Anatomy of a Tick 1column


  • Most people think ticks are a kind of insect.
  • They’re not!
  • They are technically classified as arthropods.
  • They are blood sucking arachnids closely related to spiders and scorpions.


  • The head consists of a sizeable serrated mouthpiece called a hypostome.
  • The adult tick has four sets of legs each of them covered in short, spiny hairs.
  • There is a shield on their back called a Scutum which is very tough.

Australia's paralysis tick
(Ixodes Holocyclus)

  • The scutum is smaller on the female and larger on the male.
  • The female's scutum is smaller so the sack can expand and have a good blood meal and house up to 3,000 tiny eggs.
  • Think of a tick as a little germ-filled balloon. Squeeze it too hard on its back end, and all the germs get pushed to the front end, which, is attached to you by the tick’s straw-like mouthpart.
  • In addition to their feeding behaviour and appearance, ticks are disease vectors. They can carrydiseases from one animal to another. In fact, ticks are the primary disease vector in domestic animals. Regarding human diseases, only one parasite spreads more illness and thats the mosquito. Ticks can spread a wide variety of disease-causing organisms, including bacteria, viruses and protozoa. How ticks spread their disease.


The Head of a Tick

Ticks use their mouthparts to pierce their hosts' skin and extract blood. These mouthparts can vary from species to species, but in general, from the outside to the inside, a tick's mouth includes:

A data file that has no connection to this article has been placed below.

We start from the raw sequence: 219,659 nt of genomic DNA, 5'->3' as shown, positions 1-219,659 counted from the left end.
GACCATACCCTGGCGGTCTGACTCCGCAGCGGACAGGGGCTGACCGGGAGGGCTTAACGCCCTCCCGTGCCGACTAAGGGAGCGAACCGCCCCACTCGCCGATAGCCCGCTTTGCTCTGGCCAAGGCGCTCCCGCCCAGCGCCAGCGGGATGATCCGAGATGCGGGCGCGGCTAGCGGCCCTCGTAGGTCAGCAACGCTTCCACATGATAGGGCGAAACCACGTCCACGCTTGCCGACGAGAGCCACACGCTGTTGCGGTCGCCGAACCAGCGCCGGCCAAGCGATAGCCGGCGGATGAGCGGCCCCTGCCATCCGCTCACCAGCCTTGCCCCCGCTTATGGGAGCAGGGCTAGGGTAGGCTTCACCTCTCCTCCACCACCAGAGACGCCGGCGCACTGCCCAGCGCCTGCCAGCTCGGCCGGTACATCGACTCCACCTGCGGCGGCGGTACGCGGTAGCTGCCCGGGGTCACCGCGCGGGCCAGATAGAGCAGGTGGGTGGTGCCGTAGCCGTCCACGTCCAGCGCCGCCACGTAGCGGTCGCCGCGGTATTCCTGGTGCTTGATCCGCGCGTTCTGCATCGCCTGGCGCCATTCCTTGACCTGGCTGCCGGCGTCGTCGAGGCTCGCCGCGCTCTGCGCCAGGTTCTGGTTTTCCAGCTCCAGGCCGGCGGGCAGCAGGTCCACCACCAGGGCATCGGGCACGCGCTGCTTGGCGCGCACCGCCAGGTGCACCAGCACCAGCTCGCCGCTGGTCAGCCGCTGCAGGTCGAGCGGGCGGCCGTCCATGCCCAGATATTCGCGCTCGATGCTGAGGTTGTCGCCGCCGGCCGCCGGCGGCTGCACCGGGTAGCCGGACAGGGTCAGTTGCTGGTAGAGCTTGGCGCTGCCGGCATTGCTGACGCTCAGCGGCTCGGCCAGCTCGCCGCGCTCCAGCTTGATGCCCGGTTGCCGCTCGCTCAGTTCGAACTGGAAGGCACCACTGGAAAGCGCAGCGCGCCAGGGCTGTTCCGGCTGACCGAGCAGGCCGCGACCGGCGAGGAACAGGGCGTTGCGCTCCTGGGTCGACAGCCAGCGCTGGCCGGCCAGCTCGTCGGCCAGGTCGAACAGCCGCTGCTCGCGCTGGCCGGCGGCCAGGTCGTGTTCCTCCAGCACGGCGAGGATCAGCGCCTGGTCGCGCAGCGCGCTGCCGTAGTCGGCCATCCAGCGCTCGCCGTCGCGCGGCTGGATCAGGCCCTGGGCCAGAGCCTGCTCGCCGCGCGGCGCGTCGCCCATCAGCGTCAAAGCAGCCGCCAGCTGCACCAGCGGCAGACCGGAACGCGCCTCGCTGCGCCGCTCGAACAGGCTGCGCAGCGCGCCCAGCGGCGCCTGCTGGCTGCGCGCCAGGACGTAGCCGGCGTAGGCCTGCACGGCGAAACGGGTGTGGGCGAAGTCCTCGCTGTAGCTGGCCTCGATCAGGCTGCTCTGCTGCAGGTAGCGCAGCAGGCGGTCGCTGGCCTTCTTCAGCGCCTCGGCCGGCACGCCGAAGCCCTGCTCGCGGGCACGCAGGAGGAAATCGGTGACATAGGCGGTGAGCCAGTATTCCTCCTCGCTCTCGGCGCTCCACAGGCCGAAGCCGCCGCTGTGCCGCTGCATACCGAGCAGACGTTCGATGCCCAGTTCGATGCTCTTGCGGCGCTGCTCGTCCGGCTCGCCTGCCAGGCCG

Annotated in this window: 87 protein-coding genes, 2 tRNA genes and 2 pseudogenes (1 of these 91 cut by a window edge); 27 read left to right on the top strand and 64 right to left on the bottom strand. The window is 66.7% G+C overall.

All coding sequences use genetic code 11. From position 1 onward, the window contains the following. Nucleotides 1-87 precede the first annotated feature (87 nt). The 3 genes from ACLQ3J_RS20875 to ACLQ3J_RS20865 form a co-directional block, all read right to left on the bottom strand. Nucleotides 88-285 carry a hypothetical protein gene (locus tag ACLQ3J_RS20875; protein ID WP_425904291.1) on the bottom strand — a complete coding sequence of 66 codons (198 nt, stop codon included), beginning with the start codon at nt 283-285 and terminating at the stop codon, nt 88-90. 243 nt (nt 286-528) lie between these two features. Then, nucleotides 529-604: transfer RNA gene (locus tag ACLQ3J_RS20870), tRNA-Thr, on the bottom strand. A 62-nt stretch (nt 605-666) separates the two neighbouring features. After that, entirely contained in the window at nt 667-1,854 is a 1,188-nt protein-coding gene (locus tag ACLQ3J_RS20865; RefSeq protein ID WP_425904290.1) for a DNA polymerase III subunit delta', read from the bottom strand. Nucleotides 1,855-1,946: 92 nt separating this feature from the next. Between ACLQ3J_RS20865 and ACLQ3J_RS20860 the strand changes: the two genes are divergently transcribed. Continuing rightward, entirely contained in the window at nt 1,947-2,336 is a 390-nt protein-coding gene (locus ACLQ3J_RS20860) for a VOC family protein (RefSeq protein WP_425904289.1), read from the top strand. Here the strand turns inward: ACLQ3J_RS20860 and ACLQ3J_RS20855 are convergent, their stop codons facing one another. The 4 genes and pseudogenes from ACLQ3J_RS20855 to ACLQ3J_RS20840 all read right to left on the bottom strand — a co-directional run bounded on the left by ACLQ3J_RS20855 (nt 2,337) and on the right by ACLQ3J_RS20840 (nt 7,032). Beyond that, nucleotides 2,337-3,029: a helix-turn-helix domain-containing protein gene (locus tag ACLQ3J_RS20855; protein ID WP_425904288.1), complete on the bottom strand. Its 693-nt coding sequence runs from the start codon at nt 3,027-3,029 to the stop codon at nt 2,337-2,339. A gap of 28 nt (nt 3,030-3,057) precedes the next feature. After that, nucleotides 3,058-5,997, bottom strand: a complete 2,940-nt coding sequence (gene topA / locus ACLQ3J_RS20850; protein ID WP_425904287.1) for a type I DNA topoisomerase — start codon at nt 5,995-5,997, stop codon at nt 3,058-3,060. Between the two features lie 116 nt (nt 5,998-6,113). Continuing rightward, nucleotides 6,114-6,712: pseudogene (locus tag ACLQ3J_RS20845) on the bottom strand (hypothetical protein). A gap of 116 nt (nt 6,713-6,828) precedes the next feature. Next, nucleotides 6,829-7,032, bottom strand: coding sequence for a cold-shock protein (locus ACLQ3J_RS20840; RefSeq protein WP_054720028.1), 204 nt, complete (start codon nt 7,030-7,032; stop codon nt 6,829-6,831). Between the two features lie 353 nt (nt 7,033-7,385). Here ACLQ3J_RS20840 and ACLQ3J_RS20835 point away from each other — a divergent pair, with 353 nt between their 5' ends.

• Two palps, which move out of the way during feeding and don't pierce the host's skin
  • Two chelicerae, which cut through the host's skin
  • One barbed, needle like hypostome

  • The hypostome is a barbaric spear shaped blood sucking mouthpart.
  • With its curved barbs the hypostome is designed for the tick to stay for a while.
  • On either side of the hypostome are palps they are used to taste and find the best place to feed on a blood meal.

Ever Notice how Difficult it is to Brush a Tick Off?

  • They have a tiny but effective claw on the end of the leg and an adhesive pad.
  • These allow the tick to grasp onto its host. All you need to do is touch it.
  • The ticks, spiny hairs and claws also let the tick to grasp blades of grass, leaves, branches while questing.

How Ticks Find You

  • While some ticks can’t see you, they know exactly what is going on around them.
  • The Haller's organ is a minute cavity at the terminal segment of the first pair of a tick's legs


  • Each one is composed of a pit and a capsule, which contain sensory receptors called setae. These are bristle- or hair-like structures.


  • The Hallers organ can sense changes in the concentrations of Carbon Dioxide,
  • Changes of temperature like body heat and vibration.
  • They know when you're coming.

A Questing Tick

The Hard Tick is an Ambush Preditor

  • The Hard tick is an Ambush predator and have a behaviour known as Questing.
  • In this picture of a nymph tick on a leaf, its front legs are extended upwards sampling her environment.

  • Using the Hallers organ to sense changes in the concentrations of Carbon Dioxide, temperature, heat and vibration.
  • The tick searches, Quests for a warm blooded meal to move towards them.